IGT completes €700m sale of Italian proximity payment business

| By Robert Fletcher
International Game Technology (IGT) has completed the sale of its Italian proximity payment business to PostePay – Patrimonio Destinato IMEL for €700.0m (£605.7m/$697.4m).

Announced in February of this year and agreed through the IGT Lottery subsidiary, the deal includes the LIS Holding and LISPAY subsidiaries, which together conduct IGT’s proximity payment business.

The business offers services through a fully owned payment technology platform and a network of 54,000 points of sale, including bill payments and prepaid payment cards, telco and e-vouchers top up, and technological solutions such as merchant and enterprise services.

The negotiated sale price represented an enterprise value of €630.0m and approximately €70.0m of net unrestricted cash. IGT also said the business held approximately €140.0m in unrestricted cash at completion of the deal. 

IGT added that it intends to use the proceeds from the sale primarily to pay transaction expenses and reduce debt.

The sale comes after IGT last month announced that it was to allocate $150m to cover the “probable loss” of a lawsuit against its former subsidiary DoubleDown.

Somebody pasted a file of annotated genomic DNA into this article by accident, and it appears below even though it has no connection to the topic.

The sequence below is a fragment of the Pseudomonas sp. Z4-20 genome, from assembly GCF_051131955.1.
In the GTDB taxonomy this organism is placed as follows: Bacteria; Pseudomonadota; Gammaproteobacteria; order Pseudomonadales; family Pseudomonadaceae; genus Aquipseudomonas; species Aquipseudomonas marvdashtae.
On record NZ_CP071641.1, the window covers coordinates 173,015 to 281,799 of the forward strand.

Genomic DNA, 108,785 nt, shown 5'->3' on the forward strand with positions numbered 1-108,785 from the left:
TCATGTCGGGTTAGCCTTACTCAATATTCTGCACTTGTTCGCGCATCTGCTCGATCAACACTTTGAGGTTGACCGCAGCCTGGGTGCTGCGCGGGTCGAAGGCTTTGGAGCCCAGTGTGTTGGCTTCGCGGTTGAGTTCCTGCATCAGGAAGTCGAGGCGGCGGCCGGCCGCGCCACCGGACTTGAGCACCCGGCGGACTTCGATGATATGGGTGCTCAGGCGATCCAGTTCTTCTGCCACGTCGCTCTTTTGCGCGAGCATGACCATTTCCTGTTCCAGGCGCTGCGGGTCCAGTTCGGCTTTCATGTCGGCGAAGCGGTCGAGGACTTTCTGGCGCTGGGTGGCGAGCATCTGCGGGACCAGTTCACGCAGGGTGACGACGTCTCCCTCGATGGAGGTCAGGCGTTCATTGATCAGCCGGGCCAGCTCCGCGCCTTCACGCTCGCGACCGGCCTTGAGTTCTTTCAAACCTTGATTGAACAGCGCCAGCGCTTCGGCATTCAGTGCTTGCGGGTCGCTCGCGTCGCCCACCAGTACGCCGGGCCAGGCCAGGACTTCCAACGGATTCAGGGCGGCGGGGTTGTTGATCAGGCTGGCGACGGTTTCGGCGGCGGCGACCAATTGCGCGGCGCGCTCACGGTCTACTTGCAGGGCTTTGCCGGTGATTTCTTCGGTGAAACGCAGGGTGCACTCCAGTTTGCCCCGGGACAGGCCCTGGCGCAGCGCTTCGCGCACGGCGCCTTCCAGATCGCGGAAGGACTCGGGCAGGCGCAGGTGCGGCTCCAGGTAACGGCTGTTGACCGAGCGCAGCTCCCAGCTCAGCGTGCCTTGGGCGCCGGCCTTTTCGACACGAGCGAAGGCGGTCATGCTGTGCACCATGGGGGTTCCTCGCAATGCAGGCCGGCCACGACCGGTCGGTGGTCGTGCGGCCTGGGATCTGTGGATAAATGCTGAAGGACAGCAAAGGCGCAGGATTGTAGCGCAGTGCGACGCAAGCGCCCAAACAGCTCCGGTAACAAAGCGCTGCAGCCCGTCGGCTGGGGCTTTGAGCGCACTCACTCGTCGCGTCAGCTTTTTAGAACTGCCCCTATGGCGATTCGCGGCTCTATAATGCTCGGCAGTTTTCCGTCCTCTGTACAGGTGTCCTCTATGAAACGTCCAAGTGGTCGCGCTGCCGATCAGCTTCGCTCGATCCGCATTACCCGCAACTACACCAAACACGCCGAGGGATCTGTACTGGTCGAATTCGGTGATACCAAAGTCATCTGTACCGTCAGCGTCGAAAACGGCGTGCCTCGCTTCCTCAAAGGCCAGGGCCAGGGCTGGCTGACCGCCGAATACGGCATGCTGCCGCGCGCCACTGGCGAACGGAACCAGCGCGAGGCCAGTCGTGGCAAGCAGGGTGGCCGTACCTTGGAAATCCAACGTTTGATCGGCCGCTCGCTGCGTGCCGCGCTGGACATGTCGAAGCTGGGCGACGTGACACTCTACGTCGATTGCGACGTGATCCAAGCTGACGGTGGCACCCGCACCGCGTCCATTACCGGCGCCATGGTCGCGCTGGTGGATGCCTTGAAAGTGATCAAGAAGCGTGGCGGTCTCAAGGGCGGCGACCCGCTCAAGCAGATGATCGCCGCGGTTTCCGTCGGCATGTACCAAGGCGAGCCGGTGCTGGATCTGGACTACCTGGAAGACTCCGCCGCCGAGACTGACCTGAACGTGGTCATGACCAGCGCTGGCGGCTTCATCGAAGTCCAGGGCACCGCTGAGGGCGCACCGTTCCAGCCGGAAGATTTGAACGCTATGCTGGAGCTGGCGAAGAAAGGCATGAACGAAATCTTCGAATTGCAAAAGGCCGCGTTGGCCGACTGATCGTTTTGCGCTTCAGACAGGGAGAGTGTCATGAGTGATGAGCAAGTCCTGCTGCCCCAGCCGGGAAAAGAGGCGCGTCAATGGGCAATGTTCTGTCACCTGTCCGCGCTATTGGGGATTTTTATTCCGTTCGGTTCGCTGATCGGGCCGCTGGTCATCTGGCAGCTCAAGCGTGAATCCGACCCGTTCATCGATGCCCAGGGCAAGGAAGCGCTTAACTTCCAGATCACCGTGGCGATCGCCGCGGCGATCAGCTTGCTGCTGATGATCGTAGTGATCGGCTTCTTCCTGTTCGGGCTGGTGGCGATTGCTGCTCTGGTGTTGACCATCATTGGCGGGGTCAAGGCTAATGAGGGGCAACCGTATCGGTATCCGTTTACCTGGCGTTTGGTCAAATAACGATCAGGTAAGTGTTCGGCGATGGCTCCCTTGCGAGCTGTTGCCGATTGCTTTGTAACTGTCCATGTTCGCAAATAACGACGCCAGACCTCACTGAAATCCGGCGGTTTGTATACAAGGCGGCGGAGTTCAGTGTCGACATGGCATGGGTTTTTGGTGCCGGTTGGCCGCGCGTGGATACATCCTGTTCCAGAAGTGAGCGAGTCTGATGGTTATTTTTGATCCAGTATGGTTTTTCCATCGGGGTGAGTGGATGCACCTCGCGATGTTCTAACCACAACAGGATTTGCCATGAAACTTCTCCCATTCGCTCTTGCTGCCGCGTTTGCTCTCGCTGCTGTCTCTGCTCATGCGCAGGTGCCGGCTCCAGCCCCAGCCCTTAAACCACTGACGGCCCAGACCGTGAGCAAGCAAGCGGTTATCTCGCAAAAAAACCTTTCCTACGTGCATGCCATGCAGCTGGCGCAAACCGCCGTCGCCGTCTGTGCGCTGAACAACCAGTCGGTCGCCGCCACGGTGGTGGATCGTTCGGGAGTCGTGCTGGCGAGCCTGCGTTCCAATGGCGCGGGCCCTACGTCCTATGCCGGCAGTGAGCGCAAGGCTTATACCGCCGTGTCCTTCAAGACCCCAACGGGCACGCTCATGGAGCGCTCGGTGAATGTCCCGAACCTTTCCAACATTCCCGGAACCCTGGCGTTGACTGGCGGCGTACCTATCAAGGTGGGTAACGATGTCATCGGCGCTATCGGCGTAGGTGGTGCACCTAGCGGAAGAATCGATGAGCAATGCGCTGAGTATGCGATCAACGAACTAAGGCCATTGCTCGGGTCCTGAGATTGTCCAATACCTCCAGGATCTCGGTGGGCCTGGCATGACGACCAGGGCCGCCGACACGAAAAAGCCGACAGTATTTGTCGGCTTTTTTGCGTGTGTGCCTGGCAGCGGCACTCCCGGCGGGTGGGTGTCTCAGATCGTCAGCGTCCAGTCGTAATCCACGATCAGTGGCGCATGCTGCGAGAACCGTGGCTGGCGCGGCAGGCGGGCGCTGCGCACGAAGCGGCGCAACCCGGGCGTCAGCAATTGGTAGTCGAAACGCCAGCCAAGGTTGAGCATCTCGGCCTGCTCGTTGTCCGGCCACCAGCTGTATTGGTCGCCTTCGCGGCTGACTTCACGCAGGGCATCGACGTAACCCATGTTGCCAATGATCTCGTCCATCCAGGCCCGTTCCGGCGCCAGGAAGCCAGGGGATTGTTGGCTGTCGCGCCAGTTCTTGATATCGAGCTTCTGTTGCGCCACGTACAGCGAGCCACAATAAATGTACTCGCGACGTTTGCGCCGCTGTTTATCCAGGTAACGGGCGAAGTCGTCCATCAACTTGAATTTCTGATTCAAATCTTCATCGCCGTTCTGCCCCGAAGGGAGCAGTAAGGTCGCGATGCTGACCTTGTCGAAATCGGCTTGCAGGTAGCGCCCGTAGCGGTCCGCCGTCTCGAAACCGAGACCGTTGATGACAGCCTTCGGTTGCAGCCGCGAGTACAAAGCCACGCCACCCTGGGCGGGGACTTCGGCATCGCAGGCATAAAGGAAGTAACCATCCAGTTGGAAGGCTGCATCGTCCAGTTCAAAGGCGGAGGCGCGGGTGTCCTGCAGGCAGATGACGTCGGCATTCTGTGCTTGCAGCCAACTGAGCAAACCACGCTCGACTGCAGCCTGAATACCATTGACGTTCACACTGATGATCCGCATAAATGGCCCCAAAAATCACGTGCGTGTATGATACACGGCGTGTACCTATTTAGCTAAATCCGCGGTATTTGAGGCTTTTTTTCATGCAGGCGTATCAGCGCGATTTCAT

As set out in its second quarter results, the $150m non-operating cost represented “the probable loss associated with ongoing litigation and associated claims related to DoubleDown”.

Former customers of DoubleDown – a social casino business that was previously a subsidiary of IGT – launched a class action against the business, arguing that social casino games in which players can choose to purchase tokens that can be used for play were illegal gambling in Washington.

The case was first filed in 2017 – the year IGT sold DoubleDown – and has gone through a number of stages through various courts. However, in its Q2 earnings, IGT acknowledged that a loss was more likely than not, and so included a $150m expense to cover the loss.

The DoubleDown case was one of a number of social gaming lawsuits in the state of Washington, with Big Fish games creating a $155m settlement fund in May 2020 to refund money lost playing its games last year.

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